The British Tourists; Or Traveller's Pocket Companion, Through England, Wales, Scotland, and Ireland: Comprehending the Most Celebrated Tours in the British Islands, Tom 5
E. Newbery, 1798
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Abbey ancient appearance approach banks beautiful bridge building built called caſtle charming church cliffs cloſe coaſt commands conſiderable continued cottage courſe covered delightful deſcended diſtance effect elegant entered extends extremity fall farther feet fide fine firſt Foreſt four frequently give grand hills houſe hundred iſland itſelf lake land landſcape Leaving lies light Lord miles moſt mountains nature noble object once oppoſite paſſed pictureſque plain pleaſant preſent principal proceeded proſpect range reached remains remarkable Returning riſing river road rocks romantic round ruins ſame ſays ſcene ſcenery ſea ſeat ſeems ſeen ſeveral ſhore ſide ſituation ſmall ſome ſoon ſpot ſtands ſtill ſuch ſummit taſte theſe thoſe tion tour tower town traveller trees vale valley vicinity village viſited Wales walk walls whole whoſe wood
Strona 240 - It is night; I am alone, forlorn on the hill of storms. The wind is heard in the mountain. The torrent pours down the rock. No hut receives me from the rain; forlorn on the hill of winds ! Rise, moon!
Strona 181 - ... in white marble. Her cheek, expressive of suffering mildness, reclines on the pillow, and her little fevered hands gently rest on each other near to her head. The plain and only drapery is a frock, the skirt flowing easily out before, and a ribbon...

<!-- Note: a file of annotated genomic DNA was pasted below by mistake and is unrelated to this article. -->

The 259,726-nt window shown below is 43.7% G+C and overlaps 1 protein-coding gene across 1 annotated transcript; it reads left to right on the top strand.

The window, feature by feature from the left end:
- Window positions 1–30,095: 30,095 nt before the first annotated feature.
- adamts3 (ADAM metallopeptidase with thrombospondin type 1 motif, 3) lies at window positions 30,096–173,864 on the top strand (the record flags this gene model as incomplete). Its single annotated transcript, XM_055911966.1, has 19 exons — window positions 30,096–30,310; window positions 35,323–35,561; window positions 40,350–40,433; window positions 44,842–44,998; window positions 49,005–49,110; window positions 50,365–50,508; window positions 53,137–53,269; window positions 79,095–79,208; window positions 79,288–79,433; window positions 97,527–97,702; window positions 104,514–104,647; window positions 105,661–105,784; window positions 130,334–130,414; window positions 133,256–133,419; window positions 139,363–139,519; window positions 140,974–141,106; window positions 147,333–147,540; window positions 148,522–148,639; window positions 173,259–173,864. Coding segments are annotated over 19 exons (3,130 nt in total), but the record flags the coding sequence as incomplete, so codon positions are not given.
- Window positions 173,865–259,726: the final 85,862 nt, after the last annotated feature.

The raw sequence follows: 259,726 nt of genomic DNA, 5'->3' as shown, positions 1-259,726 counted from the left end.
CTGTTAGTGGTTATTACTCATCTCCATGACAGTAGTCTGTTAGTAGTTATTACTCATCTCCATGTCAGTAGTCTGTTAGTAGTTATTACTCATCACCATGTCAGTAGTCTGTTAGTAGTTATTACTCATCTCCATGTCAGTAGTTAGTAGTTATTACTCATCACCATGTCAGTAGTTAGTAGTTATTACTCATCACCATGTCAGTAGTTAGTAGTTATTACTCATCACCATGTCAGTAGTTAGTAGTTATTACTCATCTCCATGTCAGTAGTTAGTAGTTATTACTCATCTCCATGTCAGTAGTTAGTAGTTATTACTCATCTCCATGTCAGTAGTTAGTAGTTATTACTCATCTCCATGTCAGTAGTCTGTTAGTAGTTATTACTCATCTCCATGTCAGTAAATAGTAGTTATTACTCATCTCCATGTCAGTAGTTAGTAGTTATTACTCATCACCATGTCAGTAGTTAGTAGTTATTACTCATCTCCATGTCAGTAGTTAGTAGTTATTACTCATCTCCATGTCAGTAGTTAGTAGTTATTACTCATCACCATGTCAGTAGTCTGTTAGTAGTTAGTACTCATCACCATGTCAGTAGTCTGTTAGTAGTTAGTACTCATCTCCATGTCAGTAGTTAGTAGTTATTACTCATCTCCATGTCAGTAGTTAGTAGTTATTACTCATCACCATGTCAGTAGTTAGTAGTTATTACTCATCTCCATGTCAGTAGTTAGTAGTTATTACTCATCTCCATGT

Strona 26 - I muft not forget to notice all the farmers' daughters who refort to it with the produce of their farms, and at once grace it with the charms of their perfons, and the winning affability of their behaviour. There is not perhaps in the kingdom a place where fo many lovely girls attend the market as at Newport; and, at the fame time they are dreffed with a degree of elegance far beyond what is ufually obfervable in perfons of their rank. You fee them, with health and...
Strona 41 - King William the Second, surnamed Rufus, on the breast, of which he instantly died, on the second dar of August, anno 1100." No. II. : " King William the Second, surnamed Rufus, being slain, as before related, was laid in a cart, belonging to one Purkis, and drawn from hence to Winchester, and buried in the Cathedral Church of that City.
Strona 278 - I shall venture to add to what you direct concerning writing ; that is, I will have my son taught shorthand ; I do not mean to that perfection as to copy a speech from the mouth of a ready speaker, but to be able to write it readily, for his own private business. Believe me, sir, it is as useful a knack as a man of business, or any scholar, can be master of, and I have found the want of it myself, and seen the advantage of it in others, frequently.
Strona 194 - Fig' 2' part of a hill, within which there is a cavity BB ; and from this cavity a vein or channel running in the direction BCDE The rain that falls upon the side of the hill will sink and strain through the small pores and crannies G, G, G, G, and fill the cavity with water K. When the water rises to the level HHC, the vein BCDE...
Strona 217 - When a warm heart has received strong impressions, they are not to be effaced. Emotions become sentiments; and the imagination renders even transient sensations permanent, by fondly retracing them. I cannot, without a thrill of delight, recollect views I have seen, which are not to be forgotten, — nor looks I have felt in every nerve which I shall never more meet. The grave has closed over a dear friend, the friend of my youth;* still she is present with me, and I hear her soft voice warbling as...
Strona 19 - Normandy, and are supposed to be the first of the Cistertian order that came into England. The manor of Arreton was given, by Baldwin, to the Abbot of Savigny, in order to establish this monastery. In 1132, its revenue amounted to £.134 per annum.
Strona 175 - O let me haunt this peaceful shade. Nor let Ambition e'er invade The tenants of this leafy bower, That shun her paths, and slight her power. Hither the peaceful halcyon flies From social meads and open skies, Pleas'd by this rill her course to steer.